Beekeepers were out in force at Terra Madre. Coming from Italy, Mexico, France, Brazil, New Zealand, India, the UK, Ethiopia, Kenya, the US, Morocco, Canada, Germany and just about anywhere else you could imagine, they were there to talk about concerns they had in common. One topical story was that of the German ban on GM honey: a Bavarian court ruled at the end of May this year that not only was honey made from nectar of GM crops not saleable, it was not fit for human consumption and had to be destroyed. Other concerns had to do with selective breeding of bees, which was reducing their resilience to disease and contributing to the loss of bee populations that had evolved to suit their native environments. There was discussion of the harm monocultures and commodity crops were doing to the bee populations; and of course there was a great deal of concern over pesticide use and urbanisation of native habitats.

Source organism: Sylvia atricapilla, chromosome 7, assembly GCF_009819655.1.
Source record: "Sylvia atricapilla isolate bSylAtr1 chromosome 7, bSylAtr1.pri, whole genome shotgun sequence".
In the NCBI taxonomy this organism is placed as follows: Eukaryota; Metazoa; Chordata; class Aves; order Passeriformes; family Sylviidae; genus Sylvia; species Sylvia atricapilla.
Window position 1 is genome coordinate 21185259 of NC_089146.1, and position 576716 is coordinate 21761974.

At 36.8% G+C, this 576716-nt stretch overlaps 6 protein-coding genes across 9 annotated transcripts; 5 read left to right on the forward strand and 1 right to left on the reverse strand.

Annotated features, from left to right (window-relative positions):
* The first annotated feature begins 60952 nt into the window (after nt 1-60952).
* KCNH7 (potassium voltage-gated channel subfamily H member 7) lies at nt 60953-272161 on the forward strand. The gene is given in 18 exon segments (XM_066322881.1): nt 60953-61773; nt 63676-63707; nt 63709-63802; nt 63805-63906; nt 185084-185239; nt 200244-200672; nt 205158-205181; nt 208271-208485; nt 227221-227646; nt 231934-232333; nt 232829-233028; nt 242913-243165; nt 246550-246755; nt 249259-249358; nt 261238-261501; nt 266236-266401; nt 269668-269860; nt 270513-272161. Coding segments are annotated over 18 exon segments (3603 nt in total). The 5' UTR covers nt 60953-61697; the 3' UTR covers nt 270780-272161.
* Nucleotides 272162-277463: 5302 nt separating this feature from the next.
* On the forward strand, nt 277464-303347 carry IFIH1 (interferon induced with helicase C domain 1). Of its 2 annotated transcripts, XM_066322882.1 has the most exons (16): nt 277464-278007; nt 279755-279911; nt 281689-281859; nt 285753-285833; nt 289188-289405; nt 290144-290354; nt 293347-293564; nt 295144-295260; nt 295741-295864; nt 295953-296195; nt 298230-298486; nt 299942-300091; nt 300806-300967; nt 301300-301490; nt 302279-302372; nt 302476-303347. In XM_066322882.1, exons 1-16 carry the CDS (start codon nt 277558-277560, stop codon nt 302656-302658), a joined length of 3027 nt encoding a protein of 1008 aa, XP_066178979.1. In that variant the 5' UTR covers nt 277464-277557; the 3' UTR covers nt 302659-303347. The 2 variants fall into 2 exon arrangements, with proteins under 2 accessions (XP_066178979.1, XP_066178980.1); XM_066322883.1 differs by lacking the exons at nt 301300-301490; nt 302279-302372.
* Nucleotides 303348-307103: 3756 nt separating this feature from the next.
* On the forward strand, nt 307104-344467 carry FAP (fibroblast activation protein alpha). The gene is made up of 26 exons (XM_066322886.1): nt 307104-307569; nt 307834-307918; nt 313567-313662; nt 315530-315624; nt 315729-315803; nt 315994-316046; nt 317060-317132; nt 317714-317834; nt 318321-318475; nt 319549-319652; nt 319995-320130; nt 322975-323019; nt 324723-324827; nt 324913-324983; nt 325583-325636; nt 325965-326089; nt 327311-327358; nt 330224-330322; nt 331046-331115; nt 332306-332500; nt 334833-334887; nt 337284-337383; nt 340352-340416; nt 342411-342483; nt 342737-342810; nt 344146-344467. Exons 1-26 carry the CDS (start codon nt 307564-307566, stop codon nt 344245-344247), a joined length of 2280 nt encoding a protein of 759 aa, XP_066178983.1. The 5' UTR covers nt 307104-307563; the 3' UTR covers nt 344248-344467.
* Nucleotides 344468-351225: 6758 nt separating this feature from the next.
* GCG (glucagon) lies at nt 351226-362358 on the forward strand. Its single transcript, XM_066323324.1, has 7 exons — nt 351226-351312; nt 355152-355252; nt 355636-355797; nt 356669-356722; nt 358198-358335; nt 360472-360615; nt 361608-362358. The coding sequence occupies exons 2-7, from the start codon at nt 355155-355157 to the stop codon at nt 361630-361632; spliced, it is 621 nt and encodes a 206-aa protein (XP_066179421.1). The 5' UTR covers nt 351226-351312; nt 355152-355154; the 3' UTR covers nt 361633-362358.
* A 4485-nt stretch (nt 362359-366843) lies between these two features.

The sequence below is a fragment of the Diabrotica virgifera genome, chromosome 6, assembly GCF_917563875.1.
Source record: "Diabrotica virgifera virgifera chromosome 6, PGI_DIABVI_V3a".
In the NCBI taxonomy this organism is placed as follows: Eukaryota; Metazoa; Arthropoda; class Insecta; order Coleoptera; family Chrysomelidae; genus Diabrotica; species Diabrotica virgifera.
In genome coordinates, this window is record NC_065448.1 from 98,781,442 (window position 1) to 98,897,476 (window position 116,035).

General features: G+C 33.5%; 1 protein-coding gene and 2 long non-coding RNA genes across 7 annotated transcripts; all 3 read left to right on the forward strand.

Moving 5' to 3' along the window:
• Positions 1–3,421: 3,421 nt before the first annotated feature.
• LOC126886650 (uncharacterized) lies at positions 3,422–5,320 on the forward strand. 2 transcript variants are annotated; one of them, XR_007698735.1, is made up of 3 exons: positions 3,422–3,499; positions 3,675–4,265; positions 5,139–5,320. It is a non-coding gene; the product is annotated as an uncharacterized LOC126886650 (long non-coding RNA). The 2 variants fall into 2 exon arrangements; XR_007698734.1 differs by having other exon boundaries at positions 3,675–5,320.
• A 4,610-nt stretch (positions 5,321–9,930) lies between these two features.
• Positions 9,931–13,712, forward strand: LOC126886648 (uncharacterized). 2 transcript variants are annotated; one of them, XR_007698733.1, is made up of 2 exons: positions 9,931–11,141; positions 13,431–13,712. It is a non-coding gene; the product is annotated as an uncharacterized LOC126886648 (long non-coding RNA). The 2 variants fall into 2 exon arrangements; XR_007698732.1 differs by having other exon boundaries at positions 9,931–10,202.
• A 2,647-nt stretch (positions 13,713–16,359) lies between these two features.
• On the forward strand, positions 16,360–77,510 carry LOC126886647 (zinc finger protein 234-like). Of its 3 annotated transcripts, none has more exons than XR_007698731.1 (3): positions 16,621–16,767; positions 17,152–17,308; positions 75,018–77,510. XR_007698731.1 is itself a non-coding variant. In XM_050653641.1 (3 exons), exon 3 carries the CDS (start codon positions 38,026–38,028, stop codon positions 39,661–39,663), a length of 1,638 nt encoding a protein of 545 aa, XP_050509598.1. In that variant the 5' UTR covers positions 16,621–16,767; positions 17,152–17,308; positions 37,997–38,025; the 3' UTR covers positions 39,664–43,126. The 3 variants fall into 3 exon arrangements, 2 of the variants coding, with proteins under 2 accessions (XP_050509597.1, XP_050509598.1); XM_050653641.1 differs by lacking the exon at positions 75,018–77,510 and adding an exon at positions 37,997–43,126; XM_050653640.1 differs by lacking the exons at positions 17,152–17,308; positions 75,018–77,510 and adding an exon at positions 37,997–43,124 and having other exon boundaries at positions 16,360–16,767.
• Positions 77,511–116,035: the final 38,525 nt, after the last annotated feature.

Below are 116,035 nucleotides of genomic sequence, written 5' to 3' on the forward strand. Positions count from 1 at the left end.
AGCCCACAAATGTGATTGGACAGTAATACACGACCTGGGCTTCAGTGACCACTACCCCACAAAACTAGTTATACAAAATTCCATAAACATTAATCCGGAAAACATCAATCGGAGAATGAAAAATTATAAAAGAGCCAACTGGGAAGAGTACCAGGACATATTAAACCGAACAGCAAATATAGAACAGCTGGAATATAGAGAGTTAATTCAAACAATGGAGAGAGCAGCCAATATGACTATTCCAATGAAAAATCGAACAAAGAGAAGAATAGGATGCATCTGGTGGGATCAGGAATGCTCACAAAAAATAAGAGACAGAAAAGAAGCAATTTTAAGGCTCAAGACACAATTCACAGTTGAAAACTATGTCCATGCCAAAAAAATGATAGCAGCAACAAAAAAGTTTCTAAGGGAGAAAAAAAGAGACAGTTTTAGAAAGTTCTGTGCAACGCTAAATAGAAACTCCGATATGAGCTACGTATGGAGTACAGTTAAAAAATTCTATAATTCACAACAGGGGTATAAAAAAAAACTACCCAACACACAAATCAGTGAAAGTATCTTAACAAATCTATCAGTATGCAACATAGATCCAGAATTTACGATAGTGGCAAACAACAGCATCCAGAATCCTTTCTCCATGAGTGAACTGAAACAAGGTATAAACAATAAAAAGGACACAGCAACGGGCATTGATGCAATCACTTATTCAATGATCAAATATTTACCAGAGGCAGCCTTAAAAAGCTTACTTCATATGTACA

There was lots of honey around. One thing I noticed in the Terra Madre market area was that every country had brought its jar or two of honey;
something that everyone had in common. The Honey Bar was hugely popular: volunteers manned it all day every day and patiently walked bystanders through free tastings of dozens of different honeys from around the world.
I confess I missed the opening ceremony of Terra Madre – just too hard to figure out where it was and how to get there and besides I had booked myself on a honey tasting,